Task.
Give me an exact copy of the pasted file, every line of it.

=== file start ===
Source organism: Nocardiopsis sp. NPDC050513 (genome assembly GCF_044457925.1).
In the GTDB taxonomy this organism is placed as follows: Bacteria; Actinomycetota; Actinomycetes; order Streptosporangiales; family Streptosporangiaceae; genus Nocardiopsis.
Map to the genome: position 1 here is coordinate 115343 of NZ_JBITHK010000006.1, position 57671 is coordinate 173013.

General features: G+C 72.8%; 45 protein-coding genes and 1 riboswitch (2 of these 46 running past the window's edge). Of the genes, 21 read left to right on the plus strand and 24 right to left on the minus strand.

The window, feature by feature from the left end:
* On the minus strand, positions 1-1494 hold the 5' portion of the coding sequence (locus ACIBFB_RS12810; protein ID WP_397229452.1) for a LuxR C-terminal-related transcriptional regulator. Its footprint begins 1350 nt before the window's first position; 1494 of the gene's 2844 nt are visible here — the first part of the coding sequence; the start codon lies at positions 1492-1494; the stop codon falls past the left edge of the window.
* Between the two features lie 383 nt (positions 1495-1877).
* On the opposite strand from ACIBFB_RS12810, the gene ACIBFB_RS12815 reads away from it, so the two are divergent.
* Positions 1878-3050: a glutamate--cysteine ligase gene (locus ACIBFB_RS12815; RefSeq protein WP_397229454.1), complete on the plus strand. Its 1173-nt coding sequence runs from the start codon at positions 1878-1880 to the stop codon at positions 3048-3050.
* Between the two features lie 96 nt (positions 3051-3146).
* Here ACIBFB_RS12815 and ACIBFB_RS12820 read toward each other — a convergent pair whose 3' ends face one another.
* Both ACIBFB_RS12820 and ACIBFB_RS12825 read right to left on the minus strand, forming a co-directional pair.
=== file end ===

Source organism: Nocardiopsis sp. NPDC050513 (genome assembly GCF_044457925.1).
In the GTDB taxonomy this organism is placed as follows: Bacteria; Actinomycetota; Actinomycetes; order Streptosporangiales; family Streptosporangiaceae; genus Nocardiopsis.
Map to the genome: position 1 here is coordinate 115343 of NZ_JBITHK010000006.1, position 57671 is coordinate 173013.

General features: G+C 72.8%; 45 protein-coding genes and 1 riboswitch (2 of these 46 running past the window's edge). Of the genes, 21 read left to right on the plus strand and 24 right to left on the minus strand.

The window, feature by feature from the left end:
* On the minus strand, positions 1-1494 hold the 5' portion of the coding sequence (locus ACIBFB_RS12810; protein ID WP_397229452.1) for a LuxR C-terminal-related transcriptional regulator. Its footprint begins 1350 nt before the window's first position; 1494 of the gene's 2844 nt are visible here — the first part of the coding sequence; the start codon lies at positions 1492-1494; the stop codon falls past the left edge of the window.
* Between the two features lie 383 nt (positions 1495-1877).
* On the opposite strand from ACIBFB_RS12810, the gene ACIBFB_RS12815 reads away from it, so the two are divergent.
* Positions 1878-3050: a glutamate--cysteine ligase gene (locus ACIBFB_RS12815; RefSeq protein WP_397229454.1), complete on the plus strand. Its 1173-nt coding sequence runs from the start codon at positions 1878-1880 to the stop codon at positions 3048-3050.
* Between the two features lie 96 nt (positions 3051-3146).
* Here ACIBFB_RS12815 and ACIBFB_RS12820 read toward each other — a convergent pair whose 3' ends face one another.
* Both ACIBFB_RS12820 and ACIBFB_RS12825 read right to left on the minus strand, forming a co-directional pair.